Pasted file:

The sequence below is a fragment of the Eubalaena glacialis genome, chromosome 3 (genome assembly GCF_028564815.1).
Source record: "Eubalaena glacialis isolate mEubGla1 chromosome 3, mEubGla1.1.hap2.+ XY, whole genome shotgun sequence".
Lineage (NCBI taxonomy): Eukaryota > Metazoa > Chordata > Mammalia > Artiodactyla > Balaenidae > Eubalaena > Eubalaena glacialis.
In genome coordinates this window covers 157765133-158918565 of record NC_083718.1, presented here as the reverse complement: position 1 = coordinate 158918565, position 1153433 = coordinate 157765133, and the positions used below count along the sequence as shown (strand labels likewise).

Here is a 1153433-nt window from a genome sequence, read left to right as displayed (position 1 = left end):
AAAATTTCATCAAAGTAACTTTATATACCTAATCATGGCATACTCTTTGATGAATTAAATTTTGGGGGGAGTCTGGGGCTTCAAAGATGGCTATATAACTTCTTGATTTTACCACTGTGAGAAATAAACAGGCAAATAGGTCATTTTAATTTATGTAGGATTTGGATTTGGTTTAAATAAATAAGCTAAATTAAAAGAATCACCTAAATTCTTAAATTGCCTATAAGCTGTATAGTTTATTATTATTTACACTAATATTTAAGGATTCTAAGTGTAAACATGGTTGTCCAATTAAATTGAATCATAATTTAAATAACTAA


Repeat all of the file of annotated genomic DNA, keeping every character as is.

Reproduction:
The sequence below is a fragment of the Eubalaena glacialis genome, chromosome 3 (genome assembly GCF_028564815.1).
Source record: "Eubalaena glacialis isolate mEubGla1 chromosome 3, mEubGla1.1.hap2.+ XY, whole genome shotgun sequence".
Lineage (NCBI taxonomy): Eukaryota > Metazoa > Chordata > Mammalia > Artiodactyla > Balaenidae > Eubalaena > Eubalaena glacialis.
In genome coordinates this window covers 157765133-158918565 of record NC_083718.1, presented here as the reverse complement: position 1 = coordinate 158918565, position 1153433 = coordinate 157765133, and the positions used below count along the sequence as shown (strand labels likewise).

Here is a 1153433-nt window from a genome sequence, read left to right as displayed (position 1 = left end):
AAAATTTCATCAAAGTAACTTTATATACCTAATCATGGCATACTCTTTGATGAATTAAATTTTGGGGGGAGTCTGGGGCTTCAAAGATGGCTATATAACTTCTTGATTTTACCACTGTGAGAAATAAACAGGCAAATAGGTCATTTTAATTTATGTAGGATTTGGATTTGGTTTAAATAAATAAGCTAAATTAAAAGAATCACCTAAATTCTTAAATTGCCTATAAGCTGTATAGTTTATTATTATTTACACTAATATTTAAGGATTCTAAGTGTAAACATGGTTGTCCAATTAAATTGAATCATAATTTAAATAACTAA